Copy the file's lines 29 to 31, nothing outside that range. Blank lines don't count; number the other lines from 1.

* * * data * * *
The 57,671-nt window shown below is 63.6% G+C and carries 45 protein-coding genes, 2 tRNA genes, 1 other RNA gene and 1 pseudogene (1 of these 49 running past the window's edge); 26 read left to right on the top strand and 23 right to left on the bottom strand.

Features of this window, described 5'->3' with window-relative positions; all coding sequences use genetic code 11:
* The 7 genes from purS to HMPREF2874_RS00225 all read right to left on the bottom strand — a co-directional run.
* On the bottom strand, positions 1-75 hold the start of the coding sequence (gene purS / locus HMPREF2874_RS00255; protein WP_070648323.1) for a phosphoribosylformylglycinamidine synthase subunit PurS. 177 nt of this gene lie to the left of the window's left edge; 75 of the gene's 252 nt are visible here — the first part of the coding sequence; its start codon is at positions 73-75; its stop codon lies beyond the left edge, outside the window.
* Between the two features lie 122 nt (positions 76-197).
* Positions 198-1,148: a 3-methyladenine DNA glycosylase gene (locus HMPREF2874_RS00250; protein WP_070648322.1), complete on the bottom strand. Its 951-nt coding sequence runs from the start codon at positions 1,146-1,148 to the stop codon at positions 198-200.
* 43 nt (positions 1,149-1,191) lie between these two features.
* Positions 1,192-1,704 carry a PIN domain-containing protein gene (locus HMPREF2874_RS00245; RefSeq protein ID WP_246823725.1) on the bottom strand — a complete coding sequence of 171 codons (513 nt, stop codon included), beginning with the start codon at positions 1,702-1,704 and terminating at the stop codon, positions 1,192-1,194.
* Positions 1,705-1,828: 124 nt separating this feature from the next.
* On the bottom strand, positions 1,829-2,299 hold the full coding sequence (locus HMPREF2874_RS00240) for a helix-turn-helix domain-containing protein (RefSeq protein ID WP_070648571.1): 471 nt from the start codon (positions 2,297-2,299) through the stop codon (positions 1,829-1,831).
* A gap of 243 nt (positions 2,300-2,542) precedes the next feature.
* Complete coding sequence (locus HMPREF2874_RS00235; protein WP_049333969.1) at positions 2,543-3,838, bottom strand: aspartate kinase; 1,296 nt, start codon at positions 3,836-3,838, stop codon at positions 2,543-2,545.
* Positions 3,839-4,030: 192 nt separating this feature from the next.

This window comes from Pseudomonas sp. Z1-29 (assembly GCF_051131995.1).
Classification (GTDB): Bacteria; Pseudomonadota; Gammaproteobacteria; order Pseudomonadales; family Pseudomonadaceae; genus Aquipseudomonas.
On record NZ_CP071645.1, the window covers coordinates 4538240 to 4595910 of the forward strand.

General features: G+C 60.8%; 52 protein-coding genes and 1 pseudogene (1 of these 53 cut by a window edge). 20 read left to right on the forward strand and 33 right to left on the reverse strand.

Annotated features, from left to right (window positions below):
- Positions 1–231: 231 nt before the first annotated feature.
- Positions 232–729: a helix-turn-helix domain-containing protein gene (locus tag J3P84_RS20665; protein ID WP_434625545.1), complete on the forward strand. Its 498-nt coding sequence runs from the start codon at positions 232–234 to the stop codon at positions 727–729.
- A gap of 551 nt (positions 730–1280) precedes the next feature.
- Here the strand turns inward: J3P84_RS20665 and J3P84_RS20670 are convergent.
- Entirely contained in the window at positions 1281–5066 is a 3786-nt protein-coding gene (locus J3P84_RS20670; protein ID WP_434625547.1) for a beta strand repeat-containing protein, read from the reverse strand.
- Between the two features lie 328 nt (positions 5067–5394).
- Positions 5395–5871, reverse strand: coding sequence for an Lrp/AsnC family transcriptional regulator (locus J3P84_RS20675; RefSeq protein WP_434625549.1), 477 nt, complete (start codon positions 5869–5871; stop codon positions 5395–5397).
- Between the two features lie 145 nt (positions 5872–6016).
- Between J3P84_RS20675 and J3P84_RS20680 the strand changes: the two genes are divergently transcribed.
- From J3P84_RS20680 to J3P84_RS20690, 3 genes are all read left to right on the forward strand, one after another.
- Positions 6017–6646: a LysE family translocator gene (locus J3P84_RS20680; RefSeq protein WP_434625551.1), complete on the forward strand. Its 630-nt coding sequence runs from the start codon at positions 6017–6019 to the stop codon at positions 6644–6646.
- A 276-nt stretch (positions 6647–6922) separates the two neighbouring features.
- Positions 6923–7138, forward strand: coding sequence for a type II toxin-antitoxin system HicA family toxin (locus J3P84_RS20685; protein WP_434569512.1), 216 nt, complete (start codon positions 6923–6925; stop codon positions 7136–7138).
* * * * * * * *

- Positions 6017–6646: a LysE family translocator gene (locus J3P84_RS20680; RefSeq protein WP_434625551.1), complete on the forward strand. Its 630-nt coding sequence runs from the start codon at positions 6017–6019 to the stop codon at positions 6644–6646.
- A 276-nt stretch (positions 6647–6922) separates the two neighbouring features.
- Positions 6923–7138, forward strand: coding sequence for a type II toxin-antitoxin system HicA family toxin (locus J3P84_RS20685; protein WP_434569512.1), 216 nt, complete (start codon positions 6923–6925; stop codon positions 7136–7138).